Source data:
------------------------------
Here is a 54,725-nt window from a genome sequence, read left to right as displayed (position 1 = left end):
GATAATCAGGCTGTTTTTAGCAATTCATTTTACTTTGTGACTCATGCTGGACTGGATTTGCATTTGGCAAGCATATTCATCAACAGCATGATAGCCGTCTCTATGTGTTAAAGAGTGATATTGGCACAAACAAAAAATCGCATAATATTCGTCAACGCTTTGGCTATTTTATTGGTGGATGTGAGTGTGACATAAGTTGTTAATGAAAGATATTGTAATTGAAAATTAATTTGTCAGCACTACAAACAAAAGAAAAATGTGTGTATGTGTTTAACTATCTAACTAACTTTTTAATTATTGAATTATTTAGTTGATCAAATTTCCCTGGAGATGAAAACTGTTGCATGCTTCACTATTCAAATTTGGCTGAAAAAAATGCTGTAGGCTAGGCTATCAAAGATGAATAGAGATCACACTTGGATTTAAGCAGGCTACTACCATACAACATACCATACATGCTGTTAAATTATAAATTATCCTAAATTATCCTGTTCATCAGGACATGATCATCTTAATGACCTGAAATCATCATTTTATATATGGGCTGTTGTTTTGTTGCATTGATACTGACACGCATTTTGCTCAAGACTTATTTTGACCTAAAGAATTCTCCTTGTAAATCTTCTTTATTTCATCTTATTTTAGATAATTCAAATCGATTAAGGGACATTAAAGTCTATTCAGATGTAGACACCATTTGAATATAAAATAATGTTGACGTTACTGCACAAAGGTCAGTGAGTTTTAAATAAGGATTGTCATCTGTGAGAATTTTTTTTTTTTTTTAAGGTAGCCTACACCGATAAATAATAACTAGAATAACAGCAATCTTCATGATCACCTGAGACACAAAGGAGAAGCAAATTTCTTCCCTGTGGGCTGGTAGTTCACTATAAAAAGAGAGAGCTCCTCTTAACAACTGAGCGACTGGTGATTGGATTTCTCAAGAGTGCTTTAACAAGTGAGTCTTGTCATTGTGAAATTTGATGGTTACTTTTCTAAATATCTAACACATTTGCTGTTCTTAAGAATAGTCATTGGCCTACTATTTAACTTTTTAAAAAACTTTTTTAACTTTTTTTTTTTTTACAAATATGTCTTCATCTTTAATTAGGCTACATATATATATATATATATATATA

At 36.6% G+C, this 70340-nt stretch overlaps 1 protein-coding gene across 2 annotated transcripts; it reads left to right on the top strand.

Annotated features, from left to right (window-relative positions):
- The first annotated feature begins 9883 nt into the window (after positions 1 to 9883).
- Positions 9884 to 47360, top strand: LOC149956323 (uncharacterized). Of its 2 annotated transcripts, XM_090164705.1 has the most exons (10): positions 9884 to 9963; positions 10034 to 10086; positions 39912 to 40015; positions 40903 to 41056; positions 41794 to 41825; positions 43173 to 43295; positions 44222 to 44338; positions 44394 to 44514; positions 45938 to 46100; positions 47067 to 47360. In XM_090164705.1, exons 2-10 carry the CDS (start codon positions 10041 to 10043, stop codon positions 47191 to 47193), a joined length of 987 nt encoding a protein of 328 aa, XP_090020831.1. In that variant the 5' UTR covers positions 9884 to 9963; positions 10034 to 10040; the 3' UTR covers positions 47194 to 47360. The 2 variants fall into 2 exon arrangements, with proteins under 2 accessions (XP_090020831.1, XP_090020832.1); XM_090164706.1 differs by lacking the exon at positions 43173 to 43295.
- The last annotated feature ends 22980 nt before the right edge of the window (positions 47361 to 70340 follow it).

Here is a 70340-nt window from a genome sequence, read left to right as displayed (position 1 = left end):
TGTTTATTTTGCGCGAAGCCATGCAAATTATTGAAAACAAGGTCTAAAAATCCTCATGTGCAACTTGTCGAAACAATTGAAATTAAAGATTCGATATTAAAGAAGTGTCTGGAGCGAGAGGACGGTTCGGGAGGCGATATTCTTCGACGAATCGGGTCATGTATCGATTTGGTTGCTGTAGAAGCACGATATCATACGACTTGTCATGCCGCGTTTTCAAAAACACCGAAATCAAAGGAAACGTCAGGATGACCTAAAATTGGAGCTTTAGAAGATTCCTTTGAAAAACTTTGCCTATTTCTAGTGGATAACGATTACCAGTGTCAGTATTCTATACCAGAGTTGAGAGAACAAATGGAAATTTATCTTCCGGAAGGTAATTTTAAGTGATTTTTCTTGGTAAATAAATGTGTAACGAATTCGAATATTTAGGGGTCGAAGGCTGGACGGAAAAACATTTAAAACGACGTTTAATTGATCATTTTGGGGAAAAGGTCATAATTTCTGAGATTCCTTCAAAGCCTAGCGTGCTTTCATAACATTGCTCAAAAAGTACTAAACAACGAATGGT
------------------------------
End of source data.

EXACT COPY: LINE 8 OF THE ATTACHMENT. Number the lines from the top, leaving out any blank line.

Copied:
Here is a 70340-nt window from a genome sequence, read left to right as displayed (position 1 = left end):